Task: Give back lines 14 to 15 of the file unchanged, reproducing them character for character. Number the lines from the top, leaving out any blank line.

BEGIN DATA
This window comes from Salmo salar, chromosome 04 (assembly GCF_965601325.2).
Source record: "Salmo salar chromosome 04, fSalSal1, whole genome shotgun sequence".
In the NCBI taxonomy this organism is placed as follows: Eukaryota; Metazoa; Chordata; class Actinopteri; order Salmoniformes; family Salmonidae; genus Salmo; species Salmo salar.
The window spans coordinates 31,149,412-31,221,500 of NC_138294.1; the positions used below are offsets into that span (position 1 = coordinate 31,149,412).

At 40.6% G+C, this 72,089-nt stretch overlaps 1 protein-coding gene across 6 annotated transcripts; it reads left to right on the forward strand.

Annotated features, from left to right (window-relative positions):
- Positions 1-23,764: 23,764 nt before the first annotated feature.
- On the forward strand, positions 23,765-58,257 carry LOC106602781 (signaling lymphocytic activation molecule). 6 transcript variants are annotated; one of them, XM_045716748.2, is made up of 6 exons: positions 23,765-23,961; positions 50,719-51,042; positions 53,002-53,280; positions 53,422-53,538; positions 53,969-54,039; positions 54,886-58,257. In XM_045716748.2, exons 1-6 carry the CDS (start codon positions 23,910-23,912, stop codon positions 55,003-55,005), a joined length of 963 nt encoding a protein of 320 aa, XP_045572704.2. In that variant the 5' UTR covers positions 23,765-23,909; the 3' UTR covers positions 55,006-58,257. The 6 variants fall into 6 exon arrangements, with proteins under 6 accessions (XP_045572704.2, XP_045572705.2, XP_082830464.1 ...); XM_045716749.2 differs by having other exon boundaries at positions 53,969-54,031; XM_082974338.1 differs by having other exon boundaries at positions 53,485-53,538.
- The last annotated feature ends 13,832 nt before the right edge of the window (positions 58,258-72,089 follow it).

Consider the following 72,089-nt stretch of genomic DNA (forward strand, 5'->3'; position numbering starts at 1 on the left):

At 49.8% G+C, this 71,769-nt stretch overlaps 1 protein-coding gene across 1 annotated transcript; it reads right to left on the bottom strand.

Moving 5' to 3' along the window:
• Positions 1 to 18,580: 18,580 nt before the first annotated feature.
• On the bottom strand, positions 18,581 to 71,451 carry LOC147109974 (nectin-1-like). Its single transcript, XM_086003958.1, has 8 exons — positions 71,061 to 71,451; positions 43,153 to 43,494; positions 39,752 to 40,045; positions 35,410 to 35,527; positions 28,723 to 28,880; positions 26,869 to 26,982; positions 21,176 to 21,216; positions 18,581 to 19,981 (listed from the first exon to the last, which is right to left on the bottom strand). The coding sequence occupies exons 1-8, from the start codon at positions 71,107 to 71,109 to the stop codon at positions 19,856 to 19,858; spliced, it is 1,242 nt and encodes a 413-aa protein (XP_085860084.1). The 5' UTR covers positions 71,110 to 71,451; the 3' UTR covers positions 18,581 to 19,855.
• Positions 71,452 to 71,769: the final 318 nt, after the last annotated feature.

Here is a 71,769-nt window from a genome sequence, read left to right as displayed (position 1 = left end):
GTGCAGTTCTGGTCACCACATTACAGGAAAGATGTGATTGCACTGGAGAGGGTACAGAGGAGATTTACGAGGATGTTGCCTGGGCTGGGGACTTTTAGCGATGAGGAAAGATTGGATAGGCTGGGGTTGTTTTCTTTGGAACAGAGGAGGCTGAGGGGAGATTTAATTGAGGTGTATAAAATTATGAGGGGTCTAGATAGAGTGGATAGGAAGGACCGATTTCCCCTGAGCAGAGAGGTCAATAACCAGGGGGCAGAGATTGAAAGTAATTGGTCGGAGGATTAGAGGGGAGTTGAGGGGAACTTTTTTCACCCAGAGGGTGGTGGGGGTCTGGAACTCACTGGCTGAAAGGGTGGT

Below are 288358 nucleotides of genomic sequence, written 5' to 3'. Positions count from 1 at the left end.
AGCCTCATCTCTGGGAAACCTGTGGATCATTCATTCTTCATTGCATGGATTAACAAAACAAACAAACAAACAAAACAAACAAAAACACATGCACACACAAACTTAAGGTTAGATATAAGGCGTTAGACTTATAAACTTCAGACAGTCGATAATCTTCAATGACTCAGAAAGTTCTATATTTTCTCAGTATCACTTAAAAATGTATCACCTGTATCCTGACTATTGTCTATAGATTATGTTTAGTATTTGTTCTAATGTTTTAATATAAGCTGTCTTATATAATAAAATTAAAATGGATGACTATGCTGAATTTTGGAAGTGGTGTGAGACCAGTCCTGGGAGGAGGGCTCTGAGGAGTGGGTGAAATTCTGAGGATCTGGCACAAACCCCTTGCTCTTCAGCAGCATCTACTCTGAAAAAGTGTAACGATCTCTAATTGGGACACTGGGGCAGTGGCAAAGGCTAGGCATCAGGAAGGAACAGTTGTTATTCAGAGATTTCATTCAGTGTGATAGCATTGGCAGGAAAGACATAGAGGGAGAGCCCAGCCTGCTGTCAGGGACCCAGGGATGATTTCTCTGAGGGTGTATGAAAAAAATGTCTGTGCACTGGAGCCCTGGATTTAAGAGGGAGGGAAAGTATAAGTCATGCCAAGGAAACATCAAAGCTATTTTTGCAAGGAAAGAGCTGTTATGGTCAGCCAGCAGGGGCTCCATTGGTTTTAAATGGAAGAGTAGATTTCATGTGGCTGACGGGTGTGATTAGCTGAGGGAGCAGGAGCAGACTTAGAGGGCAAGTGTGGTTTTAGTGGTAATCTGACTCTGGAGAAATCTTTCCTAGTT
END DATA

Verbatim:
• On the bottom strand, positions 18,581 to 71,451 carry LOC147109974 (nectin-1-like). Its single transcript, XM_086003958.1, has 8 exons — positions 71,061 to 71,451; positions 43,153 to 43,494; positions 39,752 to 40,045; positions 35,410 to 35,527; positions 28,723 to 28,880; positions 26,869 to 26,982; positions 21,176 to 21,216; positions 18,581 to 19,981 (listed from the first exon to the last, which is right to left on the bottom strand). The coding sequence occupies exons 1-8, from the start codon at positions 71,107 to 71,109 to the stop codon at positions 19,856 to 19,858; spliced, it is 1,242 nt and encodes a 413-aa protein (XP_085860084.1). The 5' UTR covers positions 71,110 to 71,451; the 3' UTR covers positions 18,581 to 19,855.
• Positions 71,452 to 71,769: the final 318 nt, after the last annotated feature.